Glue-free JSCall#

One of my goals during this rewriting of VandalSniper as a more general-purpose browser has been to reduce or eliminate the dependency on platform-specific glue libraries. JSCall# uses a C/C++ library to interact with the DOM, and this is just one more hurdle to be jumped over on the road to portability. Who wants to set up a build environment against Mozilla on Windows? Not me.

So I started fiddling around with Gecko# some, and discovered that it’s possible — and simple, really — to eliminate the glue library. To place a call to JavaScript from the CLI, it’s as simple as calling WebControl.LoadUrl() passing a string like “javascript:someFunction()”. This does change the return from WebControl.Location, but this can be worked around easily enough.

To make calls back, I copied an idea from JSCall#. The call is placed by constructing a string containing the function name and argument list, and the document title is set to this string, then immediately set back to what it was. This is picked up by the WebControl.TitleChange event handler, where the pieces are pulled apart into an array, the function name mapped to a delegate, and the delegate invoked with the arguments.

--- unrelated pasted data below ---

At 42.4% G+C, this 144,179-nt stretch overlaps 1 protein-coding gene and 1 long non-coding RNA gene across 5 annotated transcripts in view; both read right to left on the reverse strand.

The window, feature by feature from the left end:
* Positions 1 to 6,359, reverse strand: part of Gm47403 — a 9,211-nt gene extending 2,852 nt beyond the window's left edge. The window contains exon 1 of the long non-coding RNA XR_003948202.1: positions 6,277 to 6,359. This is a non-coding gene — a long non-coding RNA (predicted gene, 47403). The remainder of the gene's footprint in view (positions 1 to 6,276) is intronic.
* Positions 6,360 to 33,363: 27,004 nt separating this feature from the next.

One of the cool things about the “javascript:” method of calling functions is that it seems to work just as well for whole function libraries, even those with newlines in them. The only caveat I’ve discovered is that if there is any //-style comment in the JavaScript, everything after it will be ignored. It seems that while embedded newlines are okay, they aren’t really treated as newlines. WikiBench does nothing to correct for this; it’s assumed that addins know about this. While I’d love to have it strip such comments out, that would require some parsing work (“//” can be embedded in a string safely, for example).

It’s one big kludge, but it works remarkably well.

10 Replies to “Glue-free JSCall#”